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Japan's Abe hails 'breakthrough' in island dispute at Putin talks: official
[SOCHI] Japanese Prime Minister Shinzo Abe on Friday hailed a potential breakthrough in a decades-long territorial dispute with Russia, after talks with President Vladimir Putin, Japan's foreign ministry spokesman told AFP.
"The prime minister said that today he could feel a breakthrough, he could make a breakthrough in the currently stagnated negotiation," Japanese foreign ministry press secretary Yasuhisa Kawamura said.
Tokyo-Moscow relations are hamstrung by a row dating back to the end of World War II when Soviet troops seized the four southernmost islands in the Pacific Kuril chain, known as the Northern Territories in Japan.
Japan and Russia's lingering tensions have prevented them ever signing a peace treaty to formally end World War II hostilities, hindering trade and investment ties.
Mr Abe, in a rare visit by a G7 leader to Russia, met Mr Putin for talks at his holiday residence in the Black Sea resort of Sochi with their talks focusing on the dispute.
"The prime minister said that Mr Putin also shared ... the same feeling" and the leaders "agreed today that they themselves directly get involved in the negotiation," Mr Kawamura said.
Mr Putin and Mr Abe agreed to "promote negotiations by employing a new approach without being bothered by the old previous thinking," Mr Kawamura said.
"This is literally a new element," he said, without giving more detail.
"Japan is not just our neighbour, it is a very important partner for us in the Asian-Pacific region," Mr Putin told Mr Abe at the start of the meeting.
"We have certain questions that demand special attention, maybe for this reason we must devote special attention to building relationships," the Russian leader added.
The Kremlin had dismissed hopes of any major breakthrough towards resolving the dispute at Friday's meeting, while playing up Mr Abe's visit as a symbol of warming ties despite Western attempts to isolate Mr Putin.
The leaders held talks lasting more than three hours, including a tete-a-tete section, in what Mr Abe called "an extensive, frank and candid exchange of views," Mr Kawamura said.
Both sides had earlier mooted the possibility of starting negotiations on signing a peace treaty, with Japanese Foreign Minister Fumio Kishida saying in April that they could begin "as soon as possible" after the leaders met.
Russian Foreign Minister Sergei Lavrov said briefly after the talks Friday that the sides "discussed the problem of the peace treaty," giving few details but announcing another round of foreign ministry consultations in June.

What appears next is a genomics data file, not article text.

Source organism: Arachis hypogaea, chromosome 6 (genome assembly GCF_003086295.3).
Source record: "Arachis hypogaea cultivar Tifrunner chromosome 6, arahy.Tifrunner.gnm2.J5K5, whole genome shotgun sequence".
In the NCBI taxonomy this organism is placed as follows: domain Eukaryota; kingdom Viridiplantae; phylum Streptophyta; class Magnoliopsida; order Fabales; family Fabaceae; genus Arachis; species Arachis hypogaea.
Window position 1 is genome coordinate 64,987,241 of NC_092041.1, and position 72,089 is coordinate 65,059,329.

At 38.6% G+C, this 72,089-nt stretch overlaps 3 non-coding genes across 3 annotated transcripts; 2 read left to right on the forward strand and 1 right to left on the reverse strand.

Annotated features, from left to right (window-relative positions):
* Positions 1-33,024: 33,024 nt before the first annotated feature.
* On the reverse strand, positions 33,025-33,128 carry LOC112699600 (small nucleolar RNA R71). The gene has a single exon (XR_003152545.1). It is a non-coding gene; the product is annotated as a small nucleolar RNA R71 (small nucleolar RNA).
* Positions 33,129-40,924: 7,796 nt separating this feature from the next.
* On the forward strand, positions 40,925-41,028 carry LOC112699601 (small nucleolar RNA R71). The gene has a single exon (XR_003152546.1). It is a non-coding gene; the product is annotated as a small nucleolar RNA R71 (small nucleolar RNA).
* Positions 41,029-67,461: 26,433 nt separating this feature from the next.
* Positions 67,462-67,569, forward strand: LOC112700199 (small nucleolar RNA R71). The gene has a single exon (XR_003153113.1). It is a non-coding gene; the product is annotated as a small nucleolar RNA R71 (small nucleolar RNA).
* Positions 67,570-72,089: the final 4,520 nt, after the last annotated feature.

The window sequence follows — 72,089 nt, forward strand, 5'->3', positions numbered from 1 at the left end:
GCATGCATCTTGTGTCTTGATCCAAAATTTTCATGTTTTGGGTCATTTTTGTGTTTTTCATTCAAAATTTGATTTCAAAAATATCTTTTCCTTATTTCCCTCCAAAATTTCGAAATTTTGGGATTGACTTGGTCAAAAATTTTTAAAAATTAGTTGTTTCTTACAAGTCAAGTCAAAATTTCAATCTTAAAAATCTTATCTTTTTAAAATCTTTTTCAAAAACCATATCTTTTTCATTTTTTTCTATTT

While in Tokyo last month, Mr Lavrov said Russia wants to "move forward" but is not prepared to budge on the "result of World War II".
Russia has angered Japan recently by building new modern compounds for its troops stationed on two of the disputed islands.
Russian Prime Minister Dmitry Medvedev also infuriated Tokyo last year by visiting one of the islands, home to some 19,000 Russians.
The two leaders on Friday discussed a long-planned visit by Mr Putin to Japan this year, but did not announce a date.
"We agreed in principle that Mr Putin will visit Japan. We will continue to discuss this," Mr Kawamura said.
Despite the warmer words from both sides, tensions between the two sides continue to surface and Japan has hit Russia with sanctions over the Ukraine crisis.
Though the situation in Ukraine was raised, Mr Lavrov said Mr Putin and Mr Abe did not discuss a potential lifting of sanctions by Tokyo, imposed over Russia's support for separatists there.
Mr Putin said last month he welcomed Mr Abe's visit as it comes despite "pressure from (Japan's) partners, particularly the United States".
Mr Abe will later this month host a summit of the Group of Seven advanced industrial countries, from which Russia has been excluded over its annexation of Crimea from Ukraine.
"Evidently Japan will try to act as a kind of middleman in the talks process between Russia and the US," Russia's government newspaper the Rossiiskaya Gazeta said Thursday.
US President Barack Obama reportedly asked Mr Abe in February to postpone his trip to Russia, according to sources quoted by Japan's Kyodo news agency.
Japanese foreign ministry spokesman Mr Kawamura insisted Friday that Mr Abe's visit "has been well explained to the United States side."